Intravenous Pamidronate as Treatment for Osteoporosis after Heart Transplantation: A Prospective Study
- Cite this article as:
- Krieg, M., Seydoux, C., Sandini, L. et al. Osteoporos Int (2001) 12: 112. doi:10.1007/s001980170142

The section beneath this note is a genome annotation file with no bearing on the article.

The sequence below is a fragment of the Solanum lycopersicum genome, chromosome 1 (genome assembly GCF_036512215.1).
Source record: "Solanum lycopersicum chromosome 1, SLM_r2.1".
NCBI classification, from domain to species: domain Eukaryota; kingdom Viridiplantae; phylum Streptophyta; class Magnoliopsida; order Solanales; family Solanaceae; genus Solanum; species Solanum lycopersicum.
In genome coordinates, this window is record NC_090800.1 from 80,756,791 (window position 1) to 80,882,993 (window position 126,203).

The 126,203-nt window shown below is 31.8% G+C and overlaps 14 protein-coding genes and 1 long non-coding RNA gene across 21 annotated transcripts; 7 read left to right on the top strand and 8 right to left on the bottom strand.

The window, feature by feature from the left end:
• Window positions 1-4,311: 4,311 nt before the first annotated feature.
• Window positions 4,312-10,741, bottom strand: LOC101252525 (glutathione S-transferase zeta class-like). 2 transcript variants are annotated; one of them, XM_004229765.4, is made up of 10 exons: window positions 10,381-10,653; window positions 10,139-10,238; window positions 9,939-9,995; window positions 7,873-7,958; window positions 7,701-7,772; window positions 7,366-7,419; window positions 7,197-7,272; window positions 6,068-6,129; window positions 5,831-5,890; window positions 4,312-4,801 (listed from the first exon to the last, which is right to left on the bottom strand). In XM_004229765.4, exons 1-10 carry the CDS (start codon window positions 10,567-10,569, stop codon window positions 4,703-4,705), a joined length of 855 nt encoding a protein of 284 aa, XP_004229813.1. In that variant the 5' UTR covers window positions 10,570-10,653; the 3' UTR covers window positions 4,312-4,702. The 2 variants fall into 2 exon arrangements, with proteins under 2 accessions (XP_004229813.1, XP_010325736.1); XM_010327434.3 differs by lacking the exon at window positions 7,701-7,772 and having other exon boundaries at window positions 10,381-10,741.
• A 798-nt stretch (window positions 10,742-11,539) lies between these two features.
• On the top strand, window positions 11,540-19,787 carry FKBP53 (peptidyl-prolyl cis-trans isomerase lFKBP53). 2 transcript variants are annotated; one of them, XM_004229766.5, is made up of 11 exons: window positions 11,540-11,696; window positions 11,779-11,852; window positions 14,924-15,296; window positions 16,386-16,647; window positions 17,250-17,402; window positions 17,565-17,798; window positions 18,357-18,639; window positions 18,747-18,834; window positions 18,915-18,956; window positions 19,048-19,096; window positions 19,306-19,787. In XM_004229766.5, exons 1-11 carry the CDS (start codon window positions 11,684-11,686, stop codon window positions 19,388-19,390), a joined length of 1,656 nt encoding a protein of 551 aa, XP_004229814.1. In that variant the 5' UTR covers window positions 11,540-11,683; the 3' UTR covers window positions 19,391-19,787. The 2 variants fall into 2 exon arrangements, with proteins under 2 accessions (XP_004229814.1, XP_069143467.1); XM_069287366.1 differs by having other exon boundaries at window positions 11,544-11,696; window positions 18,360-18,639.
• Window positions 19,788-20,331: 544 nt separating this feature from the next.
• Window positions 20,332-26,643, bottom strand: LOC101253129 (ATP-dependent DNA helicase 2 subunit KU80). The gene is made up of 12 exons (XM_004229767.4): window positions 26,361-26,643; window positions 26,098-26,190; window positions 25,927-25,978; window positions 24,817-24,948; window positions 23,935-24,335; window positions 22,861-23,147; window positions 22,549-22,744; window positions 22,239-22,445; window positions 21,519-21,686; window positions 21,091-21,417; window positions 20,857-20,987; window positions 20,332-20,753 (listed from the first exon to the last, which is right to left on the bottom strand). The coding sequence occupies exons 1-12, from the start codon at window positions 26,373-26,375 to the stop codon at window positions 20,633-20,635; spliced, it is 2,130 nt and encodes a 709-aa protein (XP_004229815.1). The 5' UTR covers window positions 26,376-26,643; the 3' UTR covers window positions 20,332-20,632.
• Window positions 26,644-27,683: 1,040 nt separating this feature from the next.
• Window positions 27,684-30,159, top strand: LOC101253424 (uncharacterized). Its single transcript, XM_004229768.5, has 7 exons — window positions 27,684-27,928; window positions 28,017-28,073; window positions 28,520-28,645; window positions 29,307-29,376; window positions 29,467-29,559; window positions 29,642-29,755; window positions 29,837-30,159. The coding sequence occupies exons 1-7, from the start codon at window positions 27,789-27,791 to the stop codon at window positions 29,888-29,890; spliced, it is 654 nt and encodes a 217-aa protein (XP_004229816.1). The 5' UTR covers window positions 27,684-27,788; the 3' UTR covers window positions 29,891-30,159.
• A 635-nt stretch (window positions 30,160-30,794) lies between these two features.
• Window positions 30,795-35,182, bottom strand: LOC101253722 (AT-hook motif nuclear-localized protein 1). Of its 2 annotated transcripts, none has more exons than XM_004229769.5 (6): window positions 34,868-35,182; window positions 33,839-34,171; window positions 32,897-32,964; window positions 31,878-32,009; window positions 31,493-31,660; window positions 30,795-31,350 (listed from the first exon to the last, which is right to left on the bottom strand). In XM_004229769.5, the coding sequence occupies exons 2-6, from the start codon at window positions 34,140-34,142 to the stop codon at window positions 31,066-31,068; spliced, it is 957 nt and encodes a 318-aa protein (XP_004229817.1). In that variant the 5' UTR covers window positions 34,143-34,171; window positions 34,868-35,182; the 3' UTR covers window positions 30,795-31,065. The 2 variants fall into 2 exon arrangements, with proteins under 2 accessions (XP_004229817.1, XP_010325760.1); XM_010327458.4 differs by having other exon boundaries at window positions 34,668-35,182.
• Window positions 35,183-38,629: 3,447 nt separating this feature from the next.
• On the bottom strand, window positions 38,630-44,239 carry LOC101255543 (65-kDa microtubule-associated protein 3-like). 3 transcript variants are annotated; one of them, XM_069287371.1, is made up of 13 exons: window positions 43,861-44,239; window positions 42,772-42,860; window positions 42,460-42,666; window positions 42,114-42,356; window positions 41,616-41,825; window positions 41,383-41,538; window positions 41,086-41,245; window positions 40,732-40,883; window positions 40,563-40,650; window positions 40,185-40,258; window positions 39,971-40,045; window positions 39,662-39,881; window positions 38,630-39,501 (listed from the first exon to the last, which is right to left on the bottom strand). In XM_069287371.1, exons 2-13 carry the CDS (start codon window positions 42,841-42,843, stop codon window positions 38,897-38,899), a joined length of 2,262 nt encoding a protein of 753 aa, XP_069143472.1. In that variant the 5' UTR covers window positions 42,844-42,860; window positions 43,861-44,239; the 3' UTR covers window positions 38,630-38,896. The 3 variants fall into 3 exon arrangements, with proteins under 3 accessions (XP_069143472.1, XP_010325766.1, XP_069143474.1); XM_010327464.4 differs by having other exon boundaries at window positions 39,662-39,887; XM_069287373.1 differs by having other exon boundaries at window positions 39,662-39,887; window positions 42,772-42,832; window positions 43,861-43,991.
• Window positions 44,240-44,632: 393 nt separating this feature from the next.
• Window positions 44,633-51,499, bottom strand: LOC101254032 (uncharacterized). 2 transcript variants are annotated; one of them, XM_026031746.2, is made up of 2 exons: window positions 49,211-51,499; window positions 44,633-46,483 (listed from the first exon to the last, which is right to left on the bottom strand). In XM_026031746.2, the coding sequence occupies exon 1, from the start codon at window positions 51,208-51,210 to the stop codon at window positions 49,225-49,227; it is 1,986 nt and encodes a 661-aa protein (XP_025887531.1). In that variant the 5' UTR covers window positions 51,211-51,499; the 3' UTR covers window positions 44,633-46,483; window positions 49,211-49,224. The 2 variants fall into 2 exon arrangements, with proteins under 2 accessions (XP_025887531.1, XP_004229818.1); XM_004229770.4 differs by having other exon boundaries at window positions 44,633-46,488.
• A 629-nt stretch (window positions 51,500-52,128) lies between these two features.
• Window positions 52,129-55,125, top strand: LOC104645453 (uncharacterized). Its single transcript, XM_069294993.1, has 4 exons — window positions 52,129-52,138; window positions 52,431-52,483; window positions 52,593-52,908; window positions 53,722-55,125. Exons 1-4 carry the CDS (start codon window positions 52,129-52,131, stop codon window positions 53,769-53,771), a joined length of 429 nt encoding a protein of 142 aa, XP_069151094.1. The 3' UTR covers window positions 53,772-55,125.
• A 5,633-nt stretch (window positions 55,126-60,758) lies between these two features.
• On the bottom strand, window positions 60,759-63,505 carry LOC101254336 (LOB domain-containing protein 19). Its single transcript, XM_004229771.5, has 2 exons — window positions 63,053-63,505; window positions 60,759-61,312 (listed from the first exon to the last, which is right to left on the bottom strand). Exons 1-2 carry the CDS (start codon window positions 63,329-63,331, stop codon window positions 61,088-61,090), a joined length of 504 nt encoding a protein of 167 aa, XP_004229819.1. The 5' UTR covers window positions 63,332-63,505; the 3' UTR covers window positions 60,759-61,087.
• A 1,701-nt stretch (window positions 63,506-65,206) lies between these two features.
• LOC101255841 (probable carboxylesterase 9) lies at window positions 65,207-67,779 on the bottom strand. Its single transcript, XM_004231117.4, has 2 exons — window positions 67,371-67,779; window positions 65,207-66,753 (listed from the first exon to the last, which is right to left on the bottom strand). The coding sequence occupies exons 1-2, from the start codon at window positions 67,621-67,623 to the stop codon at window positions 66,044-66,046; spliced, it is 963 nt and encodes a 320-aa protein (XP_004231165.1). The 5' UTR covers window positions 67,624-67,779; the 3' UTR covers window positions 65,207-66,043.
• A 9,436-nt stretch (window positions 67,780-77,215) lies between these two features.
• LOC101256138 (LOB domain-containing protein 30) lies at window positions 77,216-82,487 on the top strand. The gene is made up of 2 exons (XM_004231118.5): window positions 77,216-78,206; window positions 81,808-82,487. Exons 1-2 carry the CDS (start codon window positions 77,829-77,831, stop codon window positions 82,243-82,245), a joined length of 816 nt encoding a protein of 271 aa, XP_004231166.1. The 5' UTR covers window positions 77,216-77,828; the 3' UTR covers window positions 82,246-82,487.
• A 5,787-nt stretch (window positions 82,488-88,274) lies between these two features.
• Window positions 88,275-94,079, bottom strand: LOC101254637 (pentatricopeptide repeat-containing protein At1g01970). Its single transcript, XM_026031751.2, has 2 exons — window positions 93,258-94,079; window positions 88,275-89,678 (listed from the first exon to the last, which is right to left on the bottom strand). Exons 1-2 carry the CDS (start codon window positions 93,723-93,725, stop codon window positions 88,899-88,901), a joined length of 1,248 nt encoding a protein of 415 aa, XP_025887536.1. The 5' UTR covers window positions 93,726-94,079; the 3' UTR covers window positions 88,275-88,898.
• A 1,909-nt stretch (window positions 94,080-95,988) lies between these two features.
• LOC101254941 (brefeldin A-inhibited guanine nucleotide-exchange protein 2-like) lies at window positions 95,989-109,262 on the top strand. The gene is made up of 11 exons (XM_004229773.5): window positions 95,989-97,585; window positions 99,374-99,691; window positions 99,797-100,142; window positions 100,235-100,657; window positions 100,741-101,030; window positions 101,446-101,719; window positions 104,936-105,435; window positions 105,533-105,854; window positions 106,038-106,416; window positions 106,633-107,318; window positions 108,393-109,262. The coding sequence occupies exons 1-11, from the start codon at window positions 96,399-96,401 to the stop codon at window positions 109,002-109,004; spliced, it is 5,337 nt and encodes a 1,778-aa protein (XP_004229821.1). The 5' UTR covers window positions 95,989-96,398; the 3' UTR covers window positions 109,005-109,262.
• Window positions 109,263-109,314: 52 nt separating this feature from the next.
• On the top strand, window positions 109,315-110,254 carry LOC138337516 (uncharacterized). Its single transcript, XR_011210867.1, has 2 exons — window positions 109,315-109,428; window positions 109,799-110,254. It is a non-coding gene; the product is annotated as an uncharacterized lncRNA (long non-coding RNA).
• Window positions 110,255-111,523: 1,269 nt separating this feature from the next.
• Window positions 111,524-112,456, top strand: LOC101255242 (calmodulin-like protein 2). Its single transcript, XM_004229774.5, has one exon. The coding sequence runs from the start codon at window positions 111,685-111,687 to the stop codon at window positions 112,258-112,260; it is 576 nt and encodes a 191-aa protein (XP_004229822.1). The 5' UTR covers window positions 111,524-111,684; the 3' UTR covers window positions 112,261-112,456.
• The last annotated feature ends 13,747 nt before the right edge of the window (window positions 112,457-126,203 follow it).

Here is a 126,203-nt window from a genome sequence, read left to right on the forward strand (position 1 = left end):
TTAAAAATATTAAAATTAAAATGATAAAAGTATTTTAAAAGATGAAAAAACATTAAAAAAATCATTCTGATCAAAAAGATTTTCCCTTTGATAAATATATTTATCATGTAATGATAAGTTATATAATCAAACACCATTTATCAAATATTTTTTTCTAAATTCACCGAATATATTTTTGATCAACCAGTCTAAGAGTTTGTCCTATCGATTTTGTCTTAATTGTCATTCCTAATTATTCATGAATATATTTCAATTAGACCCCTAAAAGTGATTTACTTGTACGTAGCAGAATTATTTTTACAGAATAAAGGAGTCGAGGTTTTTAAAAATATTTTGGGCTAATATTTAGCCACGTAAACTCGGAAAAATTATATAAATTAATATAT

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Fractures due to osteoporosis are one of the major complications after heart transplantation, occurring mostly during the first 6 months after the graft, with an incidence ranging from 18% to 50% for vertebral fractures. Bone mineral density (BMD) decreases dramatically following the graft, at trabecular sites as well as cortical sites. This is explained by the relatively high doses of glucocorticoids used during the months following the graft, and by a long-term increase of bone turnover which is probably due to cyclosporine. There is some evidence for a beneficial effect on BMD of antiresorptive treatments after heart transplantation. The aim of this study was to assess prospectively the effect on BMD of a 3-year treatment of quarterly infusions of 60 mg of pamidronate, combined with 1 g calcium and 1000 U vitamin D per day, in osteoporotic heart transplant recipients, and that of a treatment with calcium and vitamin D in heart transplant recipients with no osteoporosis. BMD of the lumbar spine and the femoral neck was measured by dual-energy X-ray absorptiometry in all patients every 6 months for 2 years and after 3 years. Seventeen patients, (1 woman, 16 men) aged 46 ± 4 years (mean ± SEM) received only calcium and vitamin D. A significant decrease in BMD was observed after 6 months following the graft, at the lumbar spine (−6.6%) as well as at the femoral neck (−7.8%). After 2 years, BMD tended to recover at the lumbar spine, whereas the loss persisted after 3 years at the femoral neck. Eleven patients (1 woman and 10 men) aged 46 ± 4 years (mean ± SEM) started treatment with pamidronate on average 6 months after the graft, because they had osteoporosis of the lumbar spine and/or femoral neck (BMD T-score below −2.5 SD). Over the whole treatment period, a continuous increase in BMD at the lumbar spine was noticed, reaching 18.3% after 3 years (14.3% compared with the BMD at the time of the graft). BMD at the femoral neck was lowered in the first year by −3.4%, but recovered totally after 3 years of treatment. In conclusion, a 3-year study of treatment with pamidronate given every 3 months to patients with existing osteoporosis led to a significant increase in lumbar spine BMD and prevented loss at the femoral neck. However, since some of these patients were treated up to 14 months after the transplant, they may already have passed through the phase of most rapid bone loss. In patients who were not osteoporotic at baseline, treatment with calcium and vitamin D alone was not able to prevent the rapid bone loss that occurs immediately after transplantation.